The Brouwers argue this case must be remanded because the Middle District of Florida previously determined that the requisite amount in controversy had not been sufficiently pleaded, and therefore res judicata applies. [Doc. 15, at p. 5]. They argue that the Complaint filed initially in the Circuit Court for Camden County and removed to this Court (the Missouri Complaint) is "almost identical" to the Complaint before the Middle District of Florida (the Florida Complaint). While it is true, as the Brouwers argue, that dismissal of a complaint for lack of jurisdiction adjudicates the court's jurisdiction, and a second complaint cannot command a second consideration of the same jurisdictional claims, Boone v. Kurtz, 617 F.2d 435 (5th Cir. 1980), there is an exception to this rule. Dismissal based on lack of subject-matter jurisdiction does not preclude a second action on the same claim if "the justiciability problem can be overcome." Oglala Sioux Tribe of the Pine Ridge Indian Reservation v. Homestake Mining Co., 722 F.2d 1407, 1411 (8th Cir. 1983).

At the outset, it should be noted that the Middle District of Florida did not conclude that the Brouwers failed to meet the jurisdictional amount in controversy; rather the Florida court concluded that the Brouwers "failed to sufficiently plead the requisite jurisdictional amount in controversy." [Doc. 21-5, at p. 6] (emphasis added). A review of both Complaints reveals material differences, and the amendments made to the Missouri Complaint overcome the "justiciability problem" found by the Middle District of Florida.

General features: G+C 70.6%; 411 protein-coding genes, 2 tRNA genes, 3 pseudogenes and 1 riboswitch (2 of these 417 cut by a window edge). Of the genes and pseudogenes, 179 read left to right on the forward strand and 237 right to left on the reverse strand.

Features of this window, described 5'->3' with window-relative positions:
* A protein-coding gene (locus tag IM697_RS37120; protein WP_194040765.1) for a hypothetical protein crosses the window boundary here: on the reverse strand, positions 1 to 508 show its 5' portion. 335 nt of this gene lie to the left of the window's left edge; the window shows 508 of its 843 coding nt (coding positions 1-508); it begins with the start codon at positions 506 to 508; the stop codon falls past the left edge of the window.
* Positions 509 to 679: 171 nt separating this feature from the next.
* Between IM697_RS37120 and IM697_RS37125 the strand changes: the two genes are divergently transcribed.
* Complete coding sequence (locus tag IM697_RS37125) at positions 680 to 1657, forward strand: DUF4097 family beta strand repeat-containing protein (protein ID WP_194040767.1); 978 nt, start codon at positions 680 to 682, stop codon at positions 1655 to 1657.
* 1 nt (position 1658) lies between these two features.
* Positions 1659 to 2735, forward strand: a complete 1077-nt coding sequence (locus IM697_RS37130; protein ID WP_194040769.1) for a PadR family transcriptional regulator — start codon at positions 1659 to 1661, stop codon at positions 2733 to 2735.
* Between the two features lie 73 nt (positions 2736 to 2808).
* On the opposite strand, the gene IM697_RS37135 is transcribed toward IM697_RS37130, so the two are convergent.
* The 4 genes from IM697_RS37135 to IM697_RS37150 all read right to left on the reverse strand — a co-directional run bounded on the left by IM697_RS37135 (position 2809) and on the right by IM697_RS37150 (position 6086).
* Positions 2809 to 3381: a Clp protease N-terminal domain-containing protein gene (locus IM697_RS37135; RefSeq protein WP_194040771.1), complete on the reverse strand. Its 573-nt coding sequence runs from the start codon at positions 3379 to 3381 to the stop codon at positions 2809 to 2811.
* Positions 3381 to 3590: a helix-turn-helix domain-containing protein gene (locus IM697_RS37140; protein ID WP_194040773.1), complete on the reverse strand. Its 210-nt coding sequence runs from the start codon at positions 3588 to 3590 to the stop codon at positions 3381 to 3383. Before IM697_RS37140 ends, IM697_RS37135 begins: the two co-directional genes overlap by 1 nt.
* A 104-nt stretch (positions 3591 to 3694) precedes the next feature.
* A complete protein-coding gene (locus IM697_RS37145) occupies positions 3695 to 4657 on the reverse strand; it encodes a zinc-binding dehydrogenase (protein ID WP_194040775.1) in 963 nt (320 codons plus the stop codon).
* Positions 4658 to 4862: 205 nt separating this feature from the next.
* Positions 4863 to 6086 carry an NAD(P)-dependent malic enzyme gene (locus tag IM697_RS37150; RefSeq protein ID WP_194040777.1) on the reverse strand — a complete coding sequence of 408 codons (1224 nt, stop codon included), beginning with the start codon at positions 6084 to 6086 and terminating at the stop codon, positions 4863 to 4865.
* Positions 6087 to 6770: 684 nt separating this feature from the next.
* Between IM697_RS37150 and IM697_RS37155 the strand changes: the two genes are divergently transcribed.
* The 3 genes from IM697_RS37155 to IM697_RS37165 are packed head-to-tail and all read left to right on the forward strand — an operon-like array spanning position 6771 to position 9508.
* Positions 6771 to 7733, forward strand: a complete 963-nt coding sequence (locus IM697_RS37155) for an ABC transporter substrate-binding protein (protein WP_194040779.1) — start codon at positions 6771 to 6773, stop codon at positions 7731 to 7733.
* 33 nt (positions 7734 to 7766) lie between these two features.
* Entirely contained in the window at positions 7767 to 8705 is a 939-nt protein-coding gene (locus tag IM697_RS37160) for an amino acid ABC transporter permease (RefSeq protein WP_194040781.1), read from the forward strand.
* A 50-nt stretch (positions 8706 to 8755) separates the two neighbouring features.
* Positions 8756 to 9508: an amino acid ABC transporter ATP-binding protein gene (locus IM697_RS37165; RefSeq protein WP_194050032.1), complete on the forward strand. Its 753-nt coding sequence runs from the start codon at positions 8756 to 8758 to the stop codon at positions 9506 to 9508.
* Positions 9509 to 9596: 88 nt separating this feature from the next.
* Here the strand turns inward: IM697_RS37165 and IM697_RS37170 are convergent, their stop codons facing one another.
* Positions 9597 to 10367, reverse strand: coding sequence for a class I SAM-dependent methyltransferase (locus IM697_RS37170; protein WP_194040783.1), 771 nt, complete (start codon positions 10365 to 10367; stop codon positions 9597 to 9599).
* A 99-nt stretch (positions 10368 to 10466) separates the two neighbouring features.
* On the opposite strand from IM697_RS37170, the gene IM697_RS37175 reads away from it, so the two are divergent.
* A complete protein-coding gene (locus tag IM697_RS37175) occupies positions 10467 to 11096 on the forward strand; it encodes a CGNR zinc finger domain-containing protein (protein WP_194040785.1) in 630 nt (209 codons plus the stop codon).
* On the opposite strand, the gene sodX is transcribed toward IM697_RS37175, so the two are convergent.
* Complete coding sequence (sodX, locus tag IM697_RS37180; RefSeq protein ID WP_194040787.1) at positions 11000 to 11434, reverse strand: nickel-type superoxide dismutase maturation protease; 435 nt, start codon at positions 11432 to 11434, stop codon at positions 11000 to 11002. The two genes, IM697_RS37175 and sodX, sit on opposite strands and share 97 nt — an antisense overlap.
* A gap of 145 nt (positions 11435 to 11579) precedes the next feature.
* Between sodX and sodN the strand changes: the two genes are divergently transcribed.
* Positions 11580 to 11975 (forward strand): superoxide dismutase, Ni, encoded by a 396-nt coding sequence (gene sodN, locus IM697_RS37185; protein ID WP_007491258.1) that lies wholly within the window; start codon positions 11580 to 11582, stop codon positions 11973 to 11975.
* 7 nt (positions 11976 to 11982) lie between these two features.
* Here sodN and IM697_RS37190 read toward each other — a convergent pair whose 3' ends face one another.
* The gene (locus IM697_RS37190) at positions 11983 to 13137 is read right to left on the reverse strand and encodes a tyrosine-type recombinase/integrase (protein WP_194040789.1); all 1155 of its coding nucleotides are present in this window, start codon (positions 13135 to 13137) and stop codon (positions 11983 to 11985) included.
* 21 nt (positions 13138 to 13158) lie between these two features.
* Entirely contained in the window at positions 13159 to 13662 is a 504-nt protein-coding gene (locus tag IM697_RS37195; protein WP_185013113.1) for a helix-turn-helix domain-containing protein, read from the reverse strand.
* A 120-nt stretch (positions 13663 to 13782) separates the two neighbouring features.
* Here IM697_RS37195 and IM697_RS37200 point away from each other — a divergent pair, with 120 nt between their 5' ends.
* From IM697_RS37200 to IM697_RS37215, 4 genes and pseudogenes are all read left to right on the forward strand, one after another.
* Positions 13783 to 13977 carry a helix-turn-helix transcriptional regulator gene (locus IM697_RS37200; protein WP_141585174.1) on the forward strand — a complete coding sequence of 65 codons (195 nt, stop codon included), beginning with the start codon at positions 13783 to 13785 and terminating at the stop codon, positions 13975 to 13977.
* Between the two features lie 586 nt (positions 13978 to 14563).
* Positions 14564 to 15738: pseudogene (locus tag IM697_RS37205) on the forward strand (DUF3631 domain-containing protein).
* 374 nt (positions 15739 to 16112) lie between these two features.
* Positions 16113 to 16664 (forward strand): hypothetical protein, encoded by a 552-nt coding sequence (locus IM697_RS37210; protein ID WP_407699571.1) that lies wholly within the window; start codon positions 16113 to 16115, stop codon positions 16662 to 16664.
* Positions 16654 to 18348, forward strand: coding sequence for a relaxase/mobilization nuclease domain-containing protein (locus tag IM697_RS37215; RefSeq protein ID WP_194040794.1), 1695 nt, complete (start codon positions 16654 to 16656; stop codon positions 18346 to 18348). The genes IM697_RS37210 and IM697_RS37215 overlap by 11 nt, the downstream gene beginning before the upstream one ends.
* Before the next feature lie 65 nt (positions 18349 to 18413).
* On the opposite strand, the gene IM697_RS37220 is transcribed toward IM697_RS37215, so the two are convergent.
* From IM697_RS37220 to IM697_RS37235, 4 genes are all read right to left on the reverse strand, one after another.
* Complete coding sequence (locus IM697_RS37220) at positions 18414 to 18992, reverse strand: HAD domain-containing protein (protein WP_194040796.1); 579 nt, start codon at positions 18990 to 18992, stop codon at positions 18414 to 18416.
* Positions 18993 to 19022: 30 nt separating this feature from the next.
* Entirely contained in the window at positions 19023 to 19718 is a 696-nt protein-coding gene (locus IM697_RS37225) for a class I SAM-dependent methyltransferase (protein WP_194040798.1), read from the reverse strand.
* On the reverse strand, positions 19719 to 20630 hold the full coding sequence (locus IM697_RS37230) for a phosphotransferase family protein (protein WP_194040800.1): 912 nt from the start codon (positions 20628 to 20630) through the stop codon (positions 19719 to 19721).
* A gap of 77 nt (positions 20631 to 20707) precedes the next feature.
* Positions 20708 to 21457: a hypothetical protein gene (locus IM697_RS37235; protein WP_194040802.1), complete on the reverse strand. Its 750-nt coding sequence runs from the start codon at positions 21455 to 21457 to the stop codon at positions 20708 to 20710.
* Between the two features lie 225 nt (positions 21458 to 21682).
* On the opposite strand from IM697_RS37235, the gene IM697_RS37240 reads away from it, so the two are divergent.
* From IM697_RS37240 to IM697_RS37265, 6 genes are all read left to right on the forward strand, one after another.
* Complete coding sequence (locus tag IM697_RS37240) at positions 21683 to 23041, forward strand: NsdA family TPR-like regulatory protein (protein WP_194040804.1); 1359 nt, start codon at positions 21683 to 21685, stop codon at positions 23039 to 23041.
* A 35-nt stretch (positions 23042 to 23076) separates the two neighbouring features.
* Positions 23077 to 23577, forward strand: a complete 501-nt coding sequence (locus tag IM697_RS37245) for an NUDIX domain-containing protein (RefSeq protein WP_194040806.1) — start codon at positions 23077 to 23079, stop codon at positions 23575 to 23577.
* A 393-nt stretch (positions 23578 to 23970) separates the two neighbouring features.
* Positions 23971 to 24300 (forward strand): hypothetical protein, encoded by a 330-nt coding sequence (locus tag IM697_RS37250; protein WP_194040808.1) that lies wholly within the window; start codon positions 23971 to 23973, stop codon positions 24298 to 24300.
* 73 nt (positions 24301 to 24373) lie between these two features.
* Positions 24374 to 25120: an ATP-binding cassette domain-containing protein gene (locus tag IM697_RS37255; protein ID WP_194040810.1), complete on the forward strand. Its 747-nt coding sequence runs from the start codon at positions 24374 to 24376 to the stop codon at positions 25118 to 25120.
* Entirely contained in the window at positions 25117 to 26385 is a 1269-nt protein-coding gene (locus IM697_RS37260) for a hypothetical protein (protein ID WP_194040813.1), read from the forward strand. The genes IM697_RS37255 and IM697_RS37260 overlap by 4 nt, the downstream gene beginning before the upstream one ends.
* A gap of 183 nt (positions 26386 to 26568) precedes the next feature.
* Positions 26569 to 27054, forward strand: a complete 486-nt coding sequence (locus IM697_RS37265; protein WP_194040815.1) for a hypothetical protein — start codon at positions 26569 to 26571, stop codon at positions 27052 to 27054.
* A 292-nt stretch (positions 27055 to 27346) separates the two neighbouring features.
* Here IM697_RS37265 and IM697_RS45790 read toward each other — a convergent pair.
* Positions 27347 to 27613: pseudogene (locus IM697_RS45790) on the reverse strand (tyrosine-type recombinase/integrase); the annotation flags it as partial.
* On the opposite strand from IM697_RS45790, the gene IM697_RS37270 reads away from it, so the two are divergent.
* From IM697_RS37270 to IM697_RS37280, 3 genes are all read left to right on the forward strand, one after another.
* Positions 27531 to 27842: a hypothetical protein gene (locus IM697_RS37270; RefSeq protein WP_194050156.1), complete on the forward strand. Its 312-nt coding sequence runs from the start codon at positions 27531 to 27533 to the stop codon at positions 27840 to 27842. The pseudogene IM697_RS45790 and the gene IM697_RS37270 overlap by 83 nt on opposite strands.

In the Florida Complaint, the only reference to any monetary damages amount was in the jurisdictional statement. The Brouwers alleged that they had "invested well in excess of $75, 000, exclusive of interest and costs, for a total investment in excess of $500, 000." [Doc. 21-4, at p. 3, ¶ 8]. Each count included a claim for compensatory and punitive damages plus interest and costs. The Middle District of Florida concluded that the pleading was "entirely insufficient" because the Brouwers failed to set forth factual allegations to show how they suffered more than $75, 000 in damages. [Doc. 21-5, at pp. 6, 8].

However, unlike the Florida Complaint, in the Missouri Complaint the Brouwers allege in Count II that they "invested in excess of $500, 000 in Wyndham timeshare points." [Doc. 1-1, at p. 66, ¶ 105]. They then allege that as a result of Wyndham's actions, they suffered damages including "loss of their investment." Id. at p. 67, ¶ 110. The Brouwers' claim of "loss of investment" combined with their allegation that they "invested in excess of $500, 000" makes it clear that the Brouwers have specifically alleged damages in excess of $75, 000. The specificity of damages in the Missouri Complaint makes the Missouri Complaint sufficiently different from the Florida Complaint so that the conclusion reached by the Middle District of Florida does not foreclose inquiry by this Court as to the existence of subject-matter jurisdiction.

In addition to alleging damages in the form of "loss of investment, " which could alone establish the amount-in-controversy requirement, Wyndham also points to other changes made to the Missouri Complaint. For instance the Brouwers added a mental anguish claim, e.g., [Doc. 1-1, at p. 67, ¶ 110], have alleged that they are obligated to pay $7, 000 in monthly maintenance fees, id. at 66, ¶ 105, and have added a request for attorney's fees, e.g., id. at p. 65 ("Wherefore" clause). See Crawford v. F. Hoffman-La Roche Ltd., 267 F.3d 760, 766 (8th Cir. 2001) (concluding that an attorney's fees count toward the jurisdictional minimum for diversity jurisdiction); Kopp v. Kopp, 280 F.3d 883, 885-85 (8th Cir. 2002) (concluding that claims for emotional distress could be used to establish amount in controversy). These additions, too, provide specificity to the amount in controversy alleged by the Brouwers and provide support for the conclusion that the ...